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- Subject: Re: Follow-on from does Lua need a JIT - making Lua's interpreter faster
- From: Sean Conner <sean@...>
- Date: Wed, 22 Feb 2017 13:57:10 -0500
It was thus said that the Great Dibyendu Majumdar once stated:
> It seems from the majority of responses so far that JIT is not
> essential for Lua, or putting it another way, a majority of use cases
> can be satisfied without a JIT.
> A natural follow on question is can the interpreter be made faster
> without resorting to hand-written assembly code or other esoteric
> Apart from using type annotations and introducing the numeric array
> types in Ravi - which when used do improve interpreter speed - I have
> also been experimenting with various other changes.
> 1. If the Lua stack was fixed in size can that lead to more optimised
> code? We need to make sure that the compiler knows about this fact.
> 2. Can the table get/set be optimised for integer and string access -
> preferably inlined? I have been playing with the idea of using a
> precomputed 'hashmask' similar to LuaJIT to reduce the instructions
> needed to locate a hashed value.
> 3. What if we give hints to the compiler using the gcc/clang branch
> weights feature to help the optimizer generate better code for the
> more common scenarios? This is a trade-off as making common cases
> faster can penalize other cases.
> 4. Faster C function calls when the C function does not depend on Lua
> and takes 1-2 primitive arguments and returns a primitive argument.
> 5. If we use a memory allocator such as jemalloc will that help?
> 6. I have not considered computed gotos because I am not sure of their
> benefits especially for Ravi where the number of byte code
> instructions is larger than Lua. It may also lead to worse
> optimisation in other areas.
> I have nothing to report yet as the results from my experiments are
> inconsistent across platforms, and I really haven't had the time to do
> this seriously.
> I would welcome any thoughts on this topic.
Profile, profile, profile.
As I've mentioned before, at work, I use Lua to process SIP messages.
Part of this is sending requests to a backend process using a custom
protocol that uses a CRC check. I recompiled the project with profiling
enabled, and reran the regression test (something on the order of 10,000
tests---it takes a few minutes to run). The regression test generates quite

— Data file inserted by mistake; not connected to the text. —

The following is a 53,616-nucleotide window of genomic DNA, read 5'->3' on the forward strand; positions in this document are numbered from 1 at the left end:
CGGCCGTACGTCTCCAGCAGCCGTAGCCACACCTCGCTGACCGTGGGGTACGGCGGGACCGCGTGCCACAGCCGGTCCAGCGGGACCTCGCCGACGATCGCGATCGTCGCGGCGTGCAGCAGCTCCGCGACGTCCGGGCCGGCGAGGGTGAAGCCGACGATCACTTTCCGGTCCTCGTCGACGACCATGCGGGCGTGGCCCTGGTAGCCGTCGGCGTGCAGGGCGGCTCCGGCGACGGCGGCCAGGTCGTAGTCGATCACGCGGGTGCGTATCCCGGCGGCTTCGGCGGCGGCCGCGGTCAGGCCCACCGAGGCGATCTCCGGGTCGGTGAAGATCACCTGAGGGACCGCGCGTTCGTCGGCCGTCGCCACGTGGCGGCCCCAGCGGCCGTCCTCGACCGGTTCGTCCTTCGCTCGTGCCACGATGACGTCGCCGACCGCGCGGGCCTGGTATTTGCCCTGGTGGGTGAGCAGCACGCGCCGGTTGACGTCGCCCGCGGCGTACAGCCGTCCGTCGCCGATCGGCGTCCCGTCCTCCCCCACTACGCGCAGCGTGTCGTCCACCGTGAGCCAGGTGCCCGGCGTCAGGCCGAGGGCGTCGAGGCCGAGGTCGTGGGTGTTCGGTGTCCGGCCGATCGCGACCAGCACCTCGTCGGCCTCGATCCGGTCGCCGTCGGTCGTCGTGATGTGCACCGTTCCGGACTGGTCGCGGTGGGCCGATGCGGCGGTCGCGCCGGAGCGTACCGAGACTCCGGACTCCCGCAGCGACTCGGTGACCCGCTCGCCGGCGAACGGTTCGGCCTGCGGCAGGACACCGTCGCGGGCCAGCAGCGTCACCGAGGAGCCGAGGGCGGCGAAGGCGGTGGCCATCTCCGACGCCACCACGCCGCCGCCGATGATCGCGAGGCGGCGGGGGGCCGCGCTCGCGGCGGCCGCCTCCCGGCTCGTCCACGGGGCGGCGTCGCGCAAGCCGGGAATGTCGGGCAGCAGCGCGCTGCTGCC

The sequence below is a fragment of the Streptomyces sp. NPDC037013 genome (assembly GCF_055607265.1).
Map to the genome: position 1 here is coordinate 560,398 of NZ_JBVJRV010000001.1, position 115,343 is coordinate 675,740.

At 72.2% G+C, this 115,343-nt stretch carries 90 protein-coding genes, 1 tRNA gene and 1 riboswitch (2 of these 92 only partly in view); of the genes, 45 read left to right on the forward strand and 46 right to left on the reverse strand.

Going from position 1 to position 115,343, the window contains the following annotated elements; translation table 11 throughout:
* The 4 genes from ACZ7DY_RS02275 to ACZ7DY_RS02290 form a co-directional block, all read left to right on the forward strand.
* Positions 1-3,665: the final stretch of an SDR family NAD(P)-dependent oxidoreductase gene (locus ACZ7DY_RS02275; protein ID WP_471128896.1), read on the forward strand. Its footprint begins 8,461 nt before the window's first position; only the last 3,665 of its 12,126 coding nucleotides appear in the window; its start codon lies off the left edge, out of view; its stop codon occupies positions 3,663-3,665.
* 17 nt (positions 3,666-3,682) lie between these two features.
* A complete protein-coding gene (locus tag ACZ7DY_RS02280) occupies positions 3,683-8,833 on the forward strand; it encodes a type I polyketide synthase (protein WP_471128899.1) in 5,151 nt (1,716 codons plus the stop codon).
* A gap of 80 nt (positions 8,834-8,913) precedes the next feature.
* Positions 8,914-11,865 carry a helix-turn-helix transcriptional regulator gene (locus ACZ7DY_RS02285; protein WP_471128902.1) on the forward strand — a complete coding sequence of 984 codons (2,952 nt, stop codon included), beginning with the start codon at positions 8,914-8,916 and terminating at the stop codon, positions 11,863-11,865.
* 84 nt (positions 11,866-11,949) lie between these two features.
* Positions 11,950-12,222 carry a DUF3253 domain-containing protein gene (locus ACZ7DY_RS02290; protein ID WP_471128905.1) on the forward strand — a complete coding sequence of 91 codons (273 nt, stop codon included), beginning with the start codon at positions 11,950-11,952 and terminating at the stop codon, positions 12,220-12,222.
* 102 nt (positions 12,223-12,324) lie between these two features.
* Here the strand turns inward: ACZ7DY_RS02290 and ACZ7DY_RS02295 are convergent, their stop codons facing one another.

a bit of network traffic so there's quite a bit of CRCing going on.
Well, I have the results (compiled with "-DNDEBUG -O3 -pg"):
Each sample counts as 0.01 seconds.
% cumulative self self total
time seconds seconds calls s/call s/call name
14.54 1.41 1.41 6618161 0.00 0.00 luaS_newlstr
13.71 2.74 1.33 780921 0.00 0.00 luaV_execute
11.96 3.90 1.16 281588 0.00 0.00 match
9.95 4.87 0.97 18458447 0.00 0.00 luaH_get
5.88 5.44 0.57 6295728 0.00 0.00 luaD_precall
3.81 5.81 0.37 2242275 0.00 0.00 sweeplist
2.78 6.08 0.27 4067464 0.00 0.00 newkey
1.96 6.27 0.19 13042290 0.00 0.00 luaV_gettable
1.86 6.45 0.18 699804 0.00 0.00 propagatemark
1.55 6.60 0.15 10018396 0.00 0.00 luaM_realloc_
1.55 6.75 0.15 1247028 0.00 0.00 resize
1.49 6.89 0.15 855027 0.00 0.00 luaH_getn
1.44 7.03 0.14 303380 0.00 0.00 pushcapture
1.13 7.14 0.11 722487 0.00 0.00 str_format
1.03 7.24 0.10 3040708 0.00 0.00 luaV_settable
1.03 7.34 0.10 2401886 0.00 0.00 lua_rawgeti
Lots more, but it's rapidly turning into noise. The CRC function shows up
as the 345th most called function (out of 435)---in other words, a function
I would expect to maybe be higher up on the list is *way* down there.
But here---there's nothing that really jumps out to me as saying "optimize
here!" Sure, there's luaS_newlstr and luaV_execute, but what could be done
to speed those up? Is it even worth it? And so far, the code's performance
(which is in production and handling phone calls) hasn't been an issue (it's
compiled with "-DNDEBUG -O2" BTW; I ran with a default compile (no specific
optimizations and NDEBUG not defined) and got similar results).